Nearly 40,000 people whose data was compromised in a massive Service NSW data breach last year will never receive official notification about the incident because of the type of data involved and the agency’s policy to deliver “personalised” notices through the post.
In a NSW Budget Estimates hearing on Wednesday, officials from Service NSW confirmed about 103,000 people’s information was compromised after a targeted phishing attack gave attackers access to its internal email systems between March and April last year.
But more than a year later, nearly 40 per cent of people impacted have not been contacted.
The agency’s chief executive Damon Rees said Service NSW had successfully contacted 63,500 of the people who had their data compromised. This was done through the post because Service NSW had advice that other forms of contact like phone or email would create further risks and because letters offered more “personalised” advice.
“[Registered letters] also effectively meant that a customer was signing for their own notification, and therefore we were able to provide a greater level of more personalised advice there,” Mr Rees said.
Letters were primarily sent via registered post, requiring the affected person to prove their identity and sign for the letter. However, thousands of letters were returned and Service NSW conducted a round of data matching with Transport NSW to obtain more current addresses and tried again.
Mr Rees said ultimately about 18,500 letters were unable to be delivered with registered post. A final round saw new non-registered letters sent to this group advising them to contact the agency.
“We weren’t able to personalise those final round mails in the same way,” Mr Rees said.
“But if you put all that together, 63,500 customers were ultimately successfully notified out of the 103,000.”
The Service NSW chief said the nature of the data involved in the breach also played a “heavy role” in the agency’s ability to identify people impacted.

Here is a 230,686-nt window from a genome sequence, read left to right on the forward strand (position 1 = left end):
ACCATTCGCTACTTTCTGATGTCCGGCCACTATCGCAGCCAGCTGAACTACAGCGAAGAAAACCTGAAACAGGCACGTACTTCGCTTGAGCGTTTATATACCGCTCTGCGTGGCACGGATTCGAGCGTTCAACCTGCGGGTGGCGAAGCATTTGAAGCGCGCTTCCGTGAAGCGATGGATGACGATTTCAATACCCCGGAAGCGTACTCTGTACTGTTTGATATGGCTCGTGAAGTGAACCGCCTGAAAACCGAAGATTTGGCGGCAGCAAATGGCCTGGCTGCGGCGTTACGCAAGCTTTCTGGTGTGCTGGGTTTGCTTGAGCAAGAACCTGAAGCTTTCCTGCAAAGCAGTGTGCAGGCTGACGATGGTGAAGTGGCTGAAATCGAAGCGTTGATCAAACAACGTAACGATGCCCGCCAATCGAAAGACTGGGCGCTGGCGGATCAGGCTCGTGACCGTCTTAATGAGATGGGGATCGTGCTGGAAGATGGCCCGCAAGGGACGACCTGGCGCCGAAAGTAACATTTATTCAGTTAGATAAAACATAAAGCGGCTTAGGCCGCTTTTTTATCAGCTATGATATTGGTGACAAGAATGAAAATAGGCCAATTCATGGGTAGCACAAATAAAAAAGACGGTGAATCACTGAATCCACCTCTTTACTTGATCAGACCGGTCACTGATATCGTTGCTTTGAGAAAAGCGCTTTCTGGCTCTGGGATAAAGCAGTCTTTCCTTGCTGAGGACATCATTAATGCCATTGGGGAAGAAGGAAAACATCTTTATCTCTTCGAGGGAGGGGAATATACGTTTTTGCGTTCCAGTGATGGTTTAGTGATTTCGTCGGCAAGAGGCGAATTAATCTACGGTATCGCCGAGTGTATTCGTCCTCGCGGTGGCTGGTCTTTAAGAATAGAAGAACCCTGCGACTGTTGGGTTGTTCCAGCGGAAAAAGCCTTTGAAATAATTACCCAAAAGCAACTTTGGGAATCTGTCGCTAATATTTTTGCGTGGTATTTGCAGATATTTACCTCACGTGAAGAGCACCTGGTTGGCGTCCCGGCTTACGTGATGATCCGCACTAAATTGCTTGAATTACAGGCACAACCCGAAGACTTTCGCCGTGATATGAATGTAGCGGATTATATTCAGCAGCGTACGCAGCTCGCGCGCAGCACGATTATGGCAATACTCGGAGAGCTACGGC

Because the breach came through email accounts rather than a core system, it was difficult for the agency to correlate the information which had been compromised with individual people, according to Mr Rees.
“That meant the information that was extracted was highly unstructured in its nature. So it could be content within an email, it could be a scan of a handwritten document, it could be a scan of a receipt,” he said.
“So the unstructured nature of that meant that actually the level of information that was able to be extracted and our ability to correlate that information and recognise [certain individuals was difficult].”
A damming NSW parliamentary inquiry and report into government cyber security triggered by the incident recommended an overhaul of cyber security strategy and policies, including formal notification procedures for data breaches and a stronger mandate for Cyber Security NSW.
The government is yet to respond to report but launched a new cyber strategy in May. Department of Customer Service officials were unable to answer several questions on the report’s recommendations at the Budget Estimates hearing on Wednesday, taking many on notice and confirming a formal government response to the report is expected soon.
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